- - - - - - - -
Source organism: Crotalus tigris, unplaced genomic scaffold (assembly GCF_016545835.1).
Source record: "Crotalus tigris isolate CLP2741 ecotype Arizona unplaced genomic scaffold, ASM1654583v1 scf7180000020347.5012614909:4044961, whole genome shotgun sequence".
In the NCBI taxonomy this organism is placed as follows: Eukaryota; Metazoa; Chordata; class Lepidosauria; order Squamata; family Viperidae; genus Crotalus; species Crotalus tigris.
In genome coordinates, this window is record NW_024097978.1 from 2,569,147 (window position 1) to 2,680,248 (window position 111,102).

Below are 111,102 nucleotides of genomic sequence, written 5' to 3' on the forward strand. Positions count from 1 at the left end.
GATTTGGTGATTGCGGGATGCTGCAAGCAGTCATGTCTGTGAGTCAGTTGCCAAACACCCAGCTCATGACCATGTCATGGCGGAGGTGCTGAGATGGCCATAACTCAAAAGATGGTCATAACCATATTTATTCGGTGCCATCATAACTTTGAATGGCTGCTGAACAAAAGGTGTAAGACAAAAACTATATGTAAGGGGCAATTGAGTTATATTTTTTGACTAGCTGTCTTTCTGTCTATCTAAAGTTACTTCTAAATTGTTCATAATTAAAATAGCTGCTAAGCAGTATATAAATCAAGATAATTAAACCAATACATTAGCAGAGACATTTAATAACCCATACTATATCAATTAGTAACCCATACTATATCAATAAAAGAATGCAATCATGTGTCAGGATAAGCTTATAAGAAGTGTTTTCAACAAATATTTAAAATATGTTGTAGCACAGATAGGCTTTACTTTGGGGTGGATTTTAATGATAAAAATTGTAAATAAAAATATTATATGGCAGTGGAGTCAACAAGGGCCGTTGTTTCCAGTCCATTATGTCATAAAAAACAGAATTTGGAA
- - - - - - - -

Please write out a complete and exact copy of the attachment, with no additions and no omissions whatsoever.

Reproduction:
Source organism: Crotalus tigris, unplaced genomic scaffold (assembly GCF_016545835.1).
Source record: "Crotalus tigris isolate CLP2741 ecotype Arizona unplaced genomic scaffold, ASM1654583v1 scf7180000020347.5012614909:4044961, whole genome shotgun sequence".
In the NCBI taxonomy this organism is placed as follows: Eukaryota; Metazoa; Chordata; class Lepidosauria; order Squamata; family Viperidae; genus Crotalus; species Crotalus tigris.
In genome coordinates, this window is record NW_024097978.1 from 2,569,147 (window position 1) to 2,680,248 (window position 111,102).

Below are 111,102 nucleotides of genomic sequence, written 5' to 3' on the forward strand. Positions count from 1 at the left end.
GATTTGGTGATTGCGGGATGCTGCAAGCAGTCATGTCTGTGAGTCAGTTGCCAAACACCCAGCTCATGACCATGTCATGGCGGAGGTGCTGAGATGGCCATAACTCAAAAGATGGTCATAACCATATTTATTCGGTGCCATCATAACTTTGAATGGCTGCTGAACAAAAGGTGTAAGACAAAAACTATATGTAAGGGGCAATTGAGTTATATTTTTTGACTAGCTGTCTTTCTGTCTATCTAAAGTTACTTCTAAATTGTTCATAATTAAAATAGCTGCTAAGCAGTATATAAATCAAGATAATTAAACCAATACATTAGCAGAGACATTTAATAACCCATACTATATCAATTAGTAACCCATACTATATCAATAAAAGAATGCAATCATGTGTCAGGATAAGCTTATAAGAAGTGTTTTCAACAAATATTTAAAATATGTTGTAGCACAGATAGGCTTTACTTTGGGGTGGATTTTAATGATAAAAATTGTAAATAAAAATATTATATGGCAGTGGAGTCAACAAGGGCCGTTGTTTCCAGTCCATTATGTCATAAAAAACAGAATTTGGAA